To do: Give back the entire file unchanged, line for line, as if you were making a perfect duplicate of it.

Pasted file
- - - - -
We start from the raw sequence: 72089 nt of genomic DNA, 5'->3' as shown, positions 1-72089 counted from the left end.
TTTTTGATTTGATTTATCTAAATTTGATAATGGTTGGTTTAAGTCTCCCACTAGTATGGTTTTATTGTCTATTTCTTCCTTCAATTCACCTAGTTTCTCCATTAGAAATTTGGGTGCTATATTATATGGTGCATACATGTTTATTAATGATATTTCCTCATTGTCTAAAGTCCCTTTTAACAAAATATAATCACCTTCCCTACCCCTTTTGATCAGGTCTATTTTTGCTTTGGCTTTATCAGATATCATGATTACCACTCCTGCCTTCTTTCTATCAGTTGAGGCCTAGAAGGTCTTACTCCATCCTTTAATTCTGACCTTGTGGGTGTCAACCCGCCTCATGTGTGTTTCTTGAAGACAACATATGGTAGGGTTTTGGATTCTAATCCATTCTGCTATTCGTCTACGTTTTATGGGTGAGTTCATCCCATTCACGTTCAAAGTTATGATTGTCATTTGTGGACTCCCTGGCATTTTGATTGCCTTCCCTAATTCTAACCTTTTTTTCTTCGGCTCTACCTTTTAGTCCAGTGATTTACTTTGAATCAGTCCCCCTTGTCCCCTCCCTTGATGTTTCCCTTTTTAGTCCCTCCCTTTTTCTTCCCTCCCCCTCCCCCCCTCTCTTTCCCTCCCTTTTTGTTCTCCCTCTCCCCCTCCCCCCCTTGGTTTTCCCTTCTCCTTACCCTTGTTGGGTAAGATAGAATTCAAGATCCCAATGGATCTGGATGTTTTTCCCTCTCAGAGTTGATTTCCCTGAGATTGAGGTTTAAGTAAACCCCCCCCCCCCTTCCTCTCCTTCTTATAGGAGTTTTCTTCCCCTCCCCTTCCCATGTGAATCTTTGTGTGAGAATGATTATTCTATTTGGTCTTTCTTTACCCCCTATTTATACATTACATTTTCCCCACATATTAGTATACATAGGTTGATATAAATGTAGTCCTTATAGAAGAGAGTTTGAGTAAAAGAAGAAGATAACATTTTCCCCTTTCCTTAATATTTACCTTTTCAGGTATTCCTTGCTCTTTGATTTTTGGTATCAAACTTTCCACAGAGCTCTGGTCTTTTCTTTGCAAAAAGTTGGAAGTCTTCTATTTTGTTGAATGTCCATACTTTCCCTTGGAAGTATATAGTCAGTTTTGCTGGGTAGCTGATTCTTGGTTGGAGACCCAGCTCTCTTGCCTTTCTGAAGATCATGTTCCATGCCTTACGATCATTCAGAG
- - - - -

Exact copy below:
We start from the raw sequence: 72089 nt of genomic DNA, 5'->3' as shown, positions 1-72089 counted from the left end.
TTTTTGATTTGATTTATCTAAATTTGATAATGGTTGGTTTAAGTCTCCCACTAGTATGGTTTTATTGTCTATTTCTTCCTTCAATTCACCTAGTTTCTCCATTAGAAATTTGGGTGCTATATTATATGGTGCATACATGTTTATTAATGATATTTCCTCATTGTCTAAAGTCCCTTTTAACAAAATATAATCACCTTCCCTACCCCTTTTGATCAGGTCTATTTTTGCTTTGGCTTTATCAGATATCATGATTACCACTCCTGCCTTCTTTCTATCAGTTGAGGCCTAGAAGGTCTTACTCCATCCTTTAATTCTGACCTTGTGGGTGTCAACCCGCCTCATGTGTGTTTCTTGAAGACAACATATGGTAGGGTTTTGGATTCTAATCCATTCTGCTATTCGTCTACGTTTTATGGGTGAGTTCATCCCATTCACGTTCAAAGTTATGATTGTCATTTGTGGACTCCCTGGCATTTTGATTGCCTTCCCTAATTCTAACCTTTTTTTCTTCGGCTCTACCTTTTAGTCCAGTGATTTACTTTGAATCAGTCCCCCTTGTCCCCTCCCTTGATGTTTCCCTTTTTAGTCCCTCCCTTTTTCTTCCCTCCCCCTCCCCCCCTCTCTTTCCCTCCCTTTTTGTTCTCCCTCTCCCCCTCCCCCCCTTGGTTTTCCCTTCTCCTTACCCTTGTTGGGTAAGATAGAATTCAAGATCCCAATGGATCTGGATGTTTTTCCCTCTCAGAGTTGATTTCCCTGAGATTGAGGTTTAAGTAAACCCCCCCCCCCCTTCCTCTCCTTCTTATAGGAGTTTTCTTCCCCTCCCCTTCCCATGTGAATCTTTGTGTGAGAATGATTATTCTATTTGGTCTTTCTTTACCCCCTATTTATACATTACATTTTCCCCACATATTAGTATACATAGGTTGATATAAATGTAGTCCTTATAGAAGAGAGTTTGAGTAAAAGAAGAAGATAACATTTTCCCCTTTCCTTAATATTTACCTTTTCAGGTATTCCTTGCTCTTTGATTTTTGGTATCAAACTTTCCACAGAGCTCTGGTCTTTTCTTTGCAAAAAGTTGGAAGTCTTCTATTTTGTTGAATGTCCATACTTTCCCTTGGAAGTATATAGTCAGTTTTGCTGGGTAGCTGATTCTTGGTTGGAGACCCAGCTCTCTTGCCTTTCTGAAGATCATGTTCCATGCCTTACGATCATTCAGAG